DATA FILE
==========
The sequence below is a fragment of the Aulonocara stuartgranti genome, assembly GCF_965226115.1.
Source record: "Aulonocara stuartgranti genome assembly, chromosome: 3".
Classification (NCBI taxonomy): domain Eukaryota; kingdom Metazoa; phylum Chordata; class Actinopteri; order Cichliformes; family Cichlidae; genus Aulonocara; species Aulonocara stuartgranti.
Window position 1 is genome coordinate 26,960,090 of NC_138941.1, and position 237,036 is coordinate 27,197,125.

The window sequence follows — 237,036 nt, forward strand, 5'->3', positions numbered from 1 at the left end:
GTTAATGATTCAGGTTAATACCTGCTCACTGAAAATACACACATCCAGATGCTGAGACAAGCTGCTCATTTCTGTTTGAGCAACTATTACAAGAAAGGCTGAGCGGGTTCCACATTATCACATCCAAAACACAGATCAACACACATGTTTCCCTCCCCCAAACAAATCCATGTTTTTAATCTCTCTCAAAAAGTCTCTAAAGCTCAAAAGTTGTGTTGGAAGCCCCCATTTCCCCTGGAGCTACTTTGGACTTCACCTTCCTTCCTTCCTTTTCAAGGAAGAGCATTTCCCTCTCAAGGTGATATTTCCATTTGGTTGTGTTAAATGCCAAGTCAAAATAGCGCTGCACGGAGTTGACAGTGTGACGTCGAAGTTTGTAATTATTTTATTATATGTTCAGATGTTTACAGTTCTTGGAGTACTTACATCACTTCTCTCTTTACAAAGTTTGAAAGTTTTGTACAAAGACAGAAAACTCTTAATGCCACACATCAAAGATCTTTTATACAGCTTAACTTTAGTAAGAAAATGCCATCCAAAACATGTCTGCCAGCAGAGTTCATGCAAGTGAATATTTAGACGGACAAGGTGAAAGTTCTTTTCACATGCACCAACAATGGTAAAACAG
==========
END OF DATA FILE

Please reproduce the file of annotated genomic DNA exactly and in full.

The sequence below is a fragment of the Aulonocara stuartgranti genome, assembly GCF_965226115.1.
Source record: "Aulonocara stuartgranti genome assembly, chromosome: 3".
Classification (NCBI taxonomy): domain Eukaryota; kingdom Metazoa; phylum Chordata; class Actinopteri; order Cichliformes; family Cichlidae; genus Aulonocara; species Aulonocara stuartgranti.
Window position 1 is genome coordinate 26,960,090 of NC_138941.1, and position 237,036 is coordinate 27,197,125.

The window sequence follows — 237,036 nt, forward strand, 5'->3', positions numbered from 1 at the left end:
GTTAATGATTCAGGTTAATACCTGCTCACTGAAAATACACACATCCAGATGCTGAGACAAGCTGCTCATTTCTGTTTGAGCAACTATTACAAGAAAGGCTGAGCGGGTTCCACATTATCACATCCAAAACACAGATCAACACACATGTTTCCCTCCCCCAAACAAATCCATGTTTTTAATCTCTCTCAAAAAGTCTCTAAAGCTCAAAAGTTGTGTTGGAAGCCCCCATTTCCCCTGGAGCTACTTTGGACTTCACCTTCCTTCCTTCCTTTTCAAGGAAGAGCATTTCCCTCTCAAGGTGATATTTCCATTTGGTTGTGTTAAATGCCAAGTCAAAATAGCGCTGCACGGAGTTGACAGTGTGACGTCGAAGTTTGTAATTATTTTATTATATGTTCAGATGTTTACAGTTCTTGGAGTACTTACATCACTTCTCTCTTTACAAAGTTTGAAAGTTTTGTACAAAGACAGAAAACTCTTAATGCCACACATCAAAGATCTTTTATACAGCTTAACTTTAGTAAGAAAATGCCATCCAAAACATGTCTGCCAGCAGAGTTCATGCAAGTGAATATTTAGACGGACAAGGTGAAAGTTCTTTTCACATGCACCAACAATGGTAAAACAG